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Are Dead Trees More Combustible Than Live Ones?

By JIM ROBBINS, New York Times

Fire damage amid pines destroyed by beetles in Montana. Some still had needles.

As Justin Gillis explained at length in an Oct. 1 article, huge tracts of forest are dying across the West and around the world as a result of infestations and other phenomena that many link to climate change. A big question for those who manage forests is how these millions of acres of dead trees will respond to wildfire.

Josh Haner/The New York TimesFire damage amid pines destroyed by beetles in Montana. Some still had needles.

For one thing, men and women are dispatched to the fires to protect life and property, and knowing how a fire will behave in a dead forest is crucial to fighting or containing it and keeping people safe.

The last few years of computer modeling of fire behavior in dead forests indicated that wildfires would not turn into crown fires as readily there as they do in forests of living trees because many of the dead trees have lost their needles. Crown fires are the hottest, fastest-moving and deadliest of all forest fires.

It turns out, however, that the behavior of fires in the real world is different from what the models suggest.

Last summer was the first in a few that was dry enough for some moderately serious wildfires. William Jolly, a Forest Service research ecologist with the Rocky Mountain Research Station’s Fire Sciences Laboratory in Missoula, Mont., had a chance to study them closely.

Even under the moderate fire conditions of last summer, he said, blazes in forests with lots of dead needle-less trees turned into crown fires, which is sobering.

Mr. Jolly studied the Saddle Complex fire on the border of Montana and Idaho. In one day alone, the fire burned 17,000 acres. “For a year like this year, not in extreme drought, it’s really uncommon” for a fire to burn that much, he said. “It was equally as intense as a normal crown fire but happened under moderate conditions.”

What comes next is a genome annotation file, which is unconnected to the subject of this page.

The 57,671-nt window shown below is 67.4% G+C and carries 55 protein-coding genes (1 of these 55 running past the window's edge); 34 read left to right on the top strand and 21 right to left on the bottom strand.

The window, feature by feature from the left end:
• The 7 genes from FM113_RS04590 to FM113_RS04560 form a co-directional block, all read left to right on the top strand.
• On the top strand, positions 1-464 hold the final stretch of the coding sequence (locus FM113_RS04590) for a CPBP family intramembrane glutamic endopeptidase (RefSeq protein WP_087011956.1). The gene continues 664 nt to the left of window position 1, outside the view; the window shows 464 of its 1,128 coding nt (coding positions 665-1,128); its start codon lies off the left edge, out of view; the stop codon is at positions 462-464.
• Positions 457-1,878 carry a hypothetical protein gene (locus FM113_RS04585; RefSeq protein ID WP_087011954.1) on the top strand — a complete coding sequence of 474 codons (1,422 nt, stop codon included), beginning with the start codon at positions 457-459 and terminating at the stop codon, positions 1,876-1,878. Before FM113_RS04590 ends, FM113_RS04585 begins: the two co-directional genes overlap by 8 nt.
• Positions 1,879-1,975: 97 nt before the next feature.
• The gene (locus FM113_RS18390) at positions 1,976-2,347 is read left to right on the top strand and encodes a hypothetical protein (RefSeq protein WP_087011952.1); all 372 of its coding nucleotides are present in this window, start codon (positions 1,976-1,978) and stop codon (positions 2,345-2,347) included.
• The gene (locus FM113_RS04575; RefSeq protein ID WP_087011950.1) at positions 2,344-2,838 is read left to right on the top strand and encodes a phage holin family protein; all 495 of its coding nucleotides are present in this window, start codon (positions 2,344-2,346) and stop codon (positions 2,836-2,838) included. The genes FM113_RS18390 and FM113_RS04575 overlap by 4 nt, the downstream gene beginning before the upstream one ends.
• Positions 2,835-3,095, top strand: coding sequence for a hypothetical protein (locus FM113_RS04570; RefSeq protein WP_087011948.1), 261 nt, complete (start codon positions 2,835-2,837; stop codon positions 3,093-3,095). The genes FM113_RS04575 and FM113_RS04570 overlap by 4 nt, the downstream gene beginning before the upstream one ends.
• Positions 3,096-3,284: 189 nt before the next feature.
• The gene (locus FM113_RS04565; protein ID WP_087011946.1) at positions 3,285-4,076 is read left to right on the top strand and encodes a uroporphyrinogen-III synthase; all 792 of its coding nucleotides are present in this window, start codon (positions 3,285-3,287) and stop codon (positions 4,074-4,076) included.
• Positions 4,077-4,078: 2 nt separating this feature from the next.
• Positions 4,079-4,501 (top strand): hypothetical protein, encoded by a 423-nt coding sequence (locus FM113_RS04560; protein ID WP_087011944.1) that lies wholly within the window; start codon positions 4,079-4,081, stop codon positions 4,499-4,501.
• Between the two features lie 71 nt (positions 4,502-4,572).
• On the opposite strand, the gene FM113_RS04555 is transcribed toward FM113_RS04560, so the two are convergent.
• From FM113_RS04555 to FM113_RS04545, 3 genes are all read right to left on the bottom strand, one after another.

“And crown fires happen faster than expected” in these largely dead forests, he added.

For fire bosses, the spread rate of the flames is an important consideration. The Saddle Complex fire moved very rapidly, which Mr. Jolly found startling. “A mile an hour is fast for a timber fire,” he said, “and there were reports that this fire was moving at up to three miles an hour. That’s like the spread rate in grass.”

Fortunately, there were no injuries from the fire. “They definitely had some close calls this summer because the fire did something they didn’t expect,” Mr. Jolly said. “They have to learn what the context is for this different type of fire behavior.”

One reason that dead forests still have fierce crown fires may be that, with the forest canopy dead and the needles gone, more solar radiation reaches the smaller live trees and grasses on the ground, which dries them out and exposes them to more wind, resulting in fiercer fires.

Not all dead forests are equally combustible. The mix of dead and live trees is critical to fire behavior, and more study is needed on the nature of the most flammable mix.

Big fires also create their own weather, and research is needed on how the weather generated by a burning forest with a lot of dead trees differs from the weather created by a fire in a living forest.

The observations that Mr. Jolly and others made this summer are similar to those reported in recent years by fire experts in Canada, where dead forests are even more widespread and conditions have been hotter and drier and more conducive to fires than in the United States. “They say the same thing,” he said. “The fires move very rapidly and are very intense.”

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